Polycarbonate molding compositions stabilized according to the invention contain from 0.05 to 10% by weight, and preferably 0.1 to 2.5% by weight, based on the weight of the polycarbonate of the polymeric UV-absorbers. These compositions, which may contain pigments, are distinguished by excellent stability toward the harmful influence of UV-light.

DETAILED DESCRIPTION

The new polymers according to the invention are obtainable by homopolymerization of alkenoyloxybenzylidenemalonic esters or by copolymerization of these compounds with other ethylenically unsaturated monomers. As a result of the copolymerization of the said malonic ester derivatives, the polymers contain groups which absorb UV-light.

These groups which absorb UV-light can be illustrated, for example, by the following formula (I) ##SPC3##

wherein

R1 is hydrogen or alkyl with C1 to C4 ;

R2 is alkyl with C1 to C12 or cycloalkyl, such as cyclohexyl; and

R3 is hydrogen, alkyl with C1 to C8, preferably with C1 to C4, alkoxy with C1 to C8, preferably methoxy or halogen, such as chlorine or bromine.

The most preferred polymers of the general formula (I) are those in which R1 is hydrogen or methyl; R2 is methyl, ethyl or n-octyl and R3 is hydrogen or methoxy.

The polymeric UV-absorbers according to the invention are manufactured, for example, by homopolymerization or copolymerization of from about 5 to 100 percent by weight of a UV-light absorbing monomer of the general formula (II) ##SPC4##

wherein

R1 is hydrogen or alkyl with C1 to C4 ;

R2 is alkyl with C1 to C12 or cycloalkyl, such as cyclohexyl; and

R3 is hydrogen, alkyl with C1 to C8, alkoxy with C1 to C8 or halogen, such as chlorine or bromine,

with 95 to 0 percent by weight of one or more comonomers. The alkenoyloxybenzylidenemalonic bis-esters can be manufactured in accordance with well-known processes by reaction of malonic acid bis-esters with hydroxybenzaldehydes, in the presence of a base (see, for example, Org. Reactions, Vol. XV, 1967, page 332) to form hydroxybenzylidenemalonic acid diesters which are subsequently reacted with acrylic acid chloride or methacrylic acid chloride as described in the examples. Suitable malonic acid esters are, for example, malonic acid dicyclohexyl ester, malonic acid dimethyl ester, malonic acid diethyl ester, malonic acid dipropyl ester, malonic acid diisopropyl ester, malonic acid dibutyl ester, malonic acid pentyl ester, malonic acid dihexyl ester, malonic acid dioctyl ester, malonic acid dinonyl ester, malonic acid didecyl ester and malonic acid didodecyl ester. Examples of suitable alkenoyloxybenzylidenemalonic esters are compounds of the following formulae: ##SPC5##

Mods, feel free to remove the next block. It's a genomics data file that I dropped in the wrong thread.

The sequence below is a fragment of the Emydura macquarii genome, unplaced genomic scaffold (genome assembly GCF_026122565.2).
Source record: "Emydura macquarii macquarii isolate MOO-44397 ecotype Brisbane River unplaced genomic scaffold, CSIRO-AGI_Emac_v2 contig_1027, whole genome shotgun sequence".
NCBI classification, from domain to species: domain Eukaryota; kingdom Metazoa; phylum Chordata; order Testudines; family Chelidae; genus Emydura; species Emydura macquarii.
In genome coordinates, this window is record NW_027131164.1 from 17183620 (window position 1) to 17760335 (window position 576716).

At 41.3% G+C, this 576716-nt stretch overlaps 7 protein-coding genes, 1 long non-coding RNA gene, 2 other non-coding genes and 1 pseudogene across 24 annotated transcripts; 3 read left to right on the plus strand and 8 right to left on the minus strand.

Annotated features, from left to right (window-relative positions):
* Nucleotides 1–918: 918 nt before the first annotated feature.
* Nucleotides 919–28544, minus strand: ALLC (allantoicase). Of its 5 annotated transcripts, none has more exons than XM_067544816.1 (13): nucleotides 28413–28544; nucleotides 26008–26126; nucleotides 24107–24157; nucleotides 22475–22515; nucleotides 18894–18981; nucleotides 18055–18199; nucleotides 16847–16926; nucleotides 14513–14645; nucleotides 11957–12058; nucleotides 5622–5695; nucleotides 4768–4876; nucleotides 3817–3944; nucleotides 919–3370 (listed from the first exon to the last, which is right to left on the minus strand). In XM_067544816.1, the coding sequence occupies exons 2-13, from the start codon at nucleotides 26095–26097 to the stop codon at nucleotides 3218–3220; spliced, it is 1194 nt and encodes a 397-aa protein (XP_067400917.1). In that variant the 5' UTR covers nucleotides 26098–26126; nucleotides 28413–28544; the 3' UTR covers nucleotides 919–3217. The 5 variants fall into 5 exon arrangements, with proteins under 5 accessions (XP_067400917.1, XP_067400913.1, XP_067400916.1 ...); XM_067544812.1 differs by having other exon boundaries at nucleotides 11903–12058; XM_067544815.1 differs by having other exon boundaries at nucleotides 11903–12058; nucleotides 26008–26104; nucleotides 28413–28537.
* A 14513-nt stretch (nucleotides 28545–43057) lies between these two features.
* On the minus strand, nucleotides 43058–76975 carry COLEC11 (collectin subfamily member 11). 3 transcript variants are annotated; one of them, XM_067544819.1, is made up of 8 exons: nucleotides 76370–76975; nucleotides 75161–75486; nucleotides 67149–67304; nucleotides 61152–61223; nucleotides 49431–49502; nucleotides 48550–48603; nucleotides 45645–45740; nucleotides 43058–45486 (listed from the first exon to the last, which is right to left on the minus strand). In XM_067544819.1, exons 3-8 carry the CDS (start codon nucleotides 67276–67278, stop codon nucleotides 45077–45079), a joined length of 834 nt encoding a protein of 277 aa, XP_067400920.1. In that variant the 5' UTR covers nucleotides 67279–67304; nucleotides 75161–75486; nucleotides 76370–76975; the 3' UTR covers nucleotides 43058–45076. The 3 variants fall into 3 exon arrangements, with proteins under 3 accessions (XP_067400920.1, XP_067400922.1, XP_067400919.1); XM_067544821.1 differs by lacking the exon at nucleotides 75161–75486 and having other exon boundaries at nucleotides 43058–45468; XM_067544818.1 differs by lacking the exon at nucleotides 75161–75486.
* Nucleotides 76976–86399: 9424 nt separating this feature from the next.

Comonomers suitable for the manufacture of the copolymers according to the invention are monoolefins, such as ethylene, propylene and isobutylene; vinyl esters, such as vinyl chloride, vinylidene chloride, vinyl acetate or vinyl propionate and vinyl benzoate; acrylic and methacrylic acid esters, amides and nitriles; allyl- and vinyl-methyl-, -ethyl- and-isobutyl-ether; vinyl-aromatics, such as styrene, α-methyl-styrene, vinyltoluene, p-ethyl-styrene, 2,4-dimethylstyrene, o-chlorostyrene and 2,5-dichlorostyrene.

Copolymers with vinyl monomers containing epoxide groups are particularly suitable for the manufacture of the copolymers, since in addition to stabilization against ultraviolet radiaton a distinctly improved lightness of color and brilliance of color results, and the mechanical properties are simultaneously improved.

Suitable vinyl monomers containing epoxide groups are, for example: glycidyl esters of ethylenically unsaturated carboxylic acids (glycidyl methacrylate) and, especially, acrylyl- and methacrylyl-ethers, glycidyl-ethers of ethylenically unsaturated alcohols (allyl-glycidyl-ether) and of alkenyl-phenols (isopropenylphenyl-glycidyl-ether) as well as vinyl esters and allyl esters of epoxycarboxylic acids (vinyl ester of epoxidized oleic acid).

The homopolymers and copolymers according to the invention are manufactured in accordance with well-known processes, for example, by radical polymerization in inert solvents, such as benzene or chlorobenzene, at 60° to 80° C. Initiators used in this type of process are compounds customary for radical polymerizations, such as peroxides, azo compounds such as azodiisobutyric acid nitrile and the like.

The molecular weights of the homopolymers and copolymers according to the invention, which weights have no significant influence on the stabilizing action, lie between about 20,000 and 100,000, and preferably between 30,000 and 60,000.